There are some parents that don’t have any expectations for their kids. They just need a talk with their kids to realize that they are making a mistake. But then there is the other extreme of parenting, the parents who want their kid to succeed at any cost. They might have high expectations, but they just want their kids to succeed. Their methods may be more intense than necessary, but they only want a kid that will change the world. Easy right? The thing is, not everyone is built to take constant hounding. Most people can only take so much before it simply becomes a detriment to their productivity. And sometimes your parents’ goals aren’t exactly what you dreamed of. Every cliched motivational poster claims that the path to success is to follow your dreams. How do you tell someone, especially a parent, to decrease their involvement? Many parents would take that as a sign of being pushed away, and simply push back harder. It’s a slippery slope.
The first and most essential step to solving the issue is to sit down and talk. But most of the time, parents aren’t the listening type. As you grow older, your parents’ attention for you doesn’t decrease, it increases. Their hopes and dreams for you are at times greater than your hopes and dreams. Your future isn’t set in stone, and sometimes that fact is louder than any words you might have to say. But in the end, you have to talk. You have start somewhere. They might not listen, but the first step to solving any problem is acknowledging that there is one. Parents can be incredibly stubborn at times, but talking puts the issue on the table. Parents want the best for their kids, but best sometimes isn’t the best way to go.
So now that the issue is up in the air, its time to tread carefully. One wrong move could turn overly caring parents into distant ones. The goal isn’t to alienate them, it is to align their goals with yours. If they’re willing to listen, discussing everything around the dining room table would be the easiest way out. But a lot of parents with high expectations also are very resilient, stoically defending their cause. Putting in less effort to lower their expectations is a logical solution, yet it is not as promising as it seems, hampering your success to change parental expectations, expectations that will mean little in the long run. Tuning out your parents would alienate them, lowering their expectations, but also creating a rift between them and you in the process. The best course of action would be to simply continue working like you had previously. While your parents might be on your case at times, now that they are somewhat aware of the great expectations and burden that they had cast on you, it will be a lot less stringent. On the off chance that the issue does get worse, don’t be disheartened. It just means that your parents have placed an incredible amount of faith in your success, and that its something to be grateful for.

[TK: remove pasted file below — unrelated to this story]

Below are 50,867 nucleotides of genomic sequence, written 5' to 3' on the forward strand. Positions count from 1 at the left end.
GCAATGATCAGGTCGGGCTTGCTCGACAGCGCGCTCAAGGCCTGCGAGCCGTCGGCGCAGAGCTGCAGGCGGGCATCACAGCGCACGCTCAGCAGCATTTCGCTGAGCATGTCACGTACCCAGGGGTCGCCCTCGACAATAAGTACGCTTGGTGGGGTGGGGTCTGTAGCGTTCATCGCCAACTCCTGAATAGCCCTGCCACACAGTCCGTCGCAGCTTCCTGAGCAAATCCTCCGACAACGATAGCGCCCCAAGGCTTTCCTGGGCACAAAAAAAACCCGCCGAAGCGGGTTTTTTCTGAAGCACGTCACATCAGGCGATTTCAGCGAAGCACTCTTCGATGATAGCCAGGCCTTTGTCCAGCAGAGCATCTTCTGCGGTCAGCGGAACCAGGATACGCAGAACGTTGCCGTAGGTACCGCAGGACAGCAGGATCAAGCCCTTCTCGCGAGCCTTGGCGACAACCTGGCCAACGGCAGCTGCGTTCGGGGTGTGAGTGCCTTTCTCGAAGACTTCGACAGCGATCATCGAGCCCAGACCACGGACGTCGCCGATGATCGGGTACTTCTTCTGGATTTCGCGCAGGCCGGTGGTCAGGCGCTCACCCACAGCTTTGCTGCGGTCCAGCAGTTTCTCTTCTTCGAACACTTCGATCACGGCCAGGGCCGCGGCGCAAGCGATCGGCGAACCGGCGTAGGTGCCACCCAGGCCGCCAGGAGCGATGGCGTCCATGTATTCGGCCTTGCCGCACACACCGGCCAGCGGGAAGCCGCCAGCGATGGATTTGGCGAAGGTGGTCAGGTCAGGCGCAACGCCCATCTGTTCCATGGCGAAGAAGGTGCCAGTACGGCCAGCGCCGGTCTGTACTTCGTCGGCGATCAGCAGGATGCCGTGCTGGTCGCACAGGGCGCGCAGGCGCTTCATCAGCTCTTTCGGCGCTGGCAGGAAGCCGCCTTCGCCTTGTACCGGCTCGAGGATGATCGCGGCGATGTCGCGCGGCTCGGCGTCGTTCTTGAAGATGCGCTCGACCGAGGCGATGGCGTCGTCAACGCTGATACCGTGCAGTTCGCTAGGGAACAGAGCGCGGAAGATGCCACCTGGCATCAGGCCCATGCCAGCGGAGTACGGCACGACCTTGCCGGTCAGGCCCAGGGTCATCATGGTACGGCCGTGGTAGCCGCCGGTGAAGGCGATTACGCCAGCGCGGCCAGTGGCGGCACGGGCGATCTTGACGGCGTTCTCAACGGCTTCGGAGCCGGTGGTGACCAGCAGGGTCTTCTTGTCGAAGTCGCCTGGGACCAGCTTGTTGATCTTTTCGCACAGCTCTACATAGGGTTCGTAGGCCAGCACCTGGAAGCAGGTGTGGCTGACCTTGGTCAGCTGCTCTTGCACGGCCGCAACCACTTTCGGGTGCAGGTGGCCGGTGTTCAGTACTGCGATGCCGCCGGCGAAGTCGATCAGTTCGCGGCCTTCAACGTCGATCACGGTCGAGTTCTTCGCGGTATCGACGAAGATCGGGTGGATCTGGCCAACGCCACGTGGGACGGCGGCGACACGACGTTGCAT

Descending the mile high pillar of expectations is incredibly hard. You need to take it one step at a time. The first step is to simply continue to communicate. Further discuss the issue. if they won’t budge, then invest your efforts into what you want to do. More often than not, your dedication will sway your parents’ opinions. Showing your interest in a topic will often open your parents’ eyes to the you you want to show. But in the end, you may just have to learn to embrace it. Taking the time to simply acknowledge that your parents believe in you and and dedicated toward your success is a powerful motivator. And the thing is, having someone on your team every step of the way really helps day in and day out. It’s a feeling that may sound corny, but parental expectations are something that once you learn to accept make chasing your dreams a lot more manageable.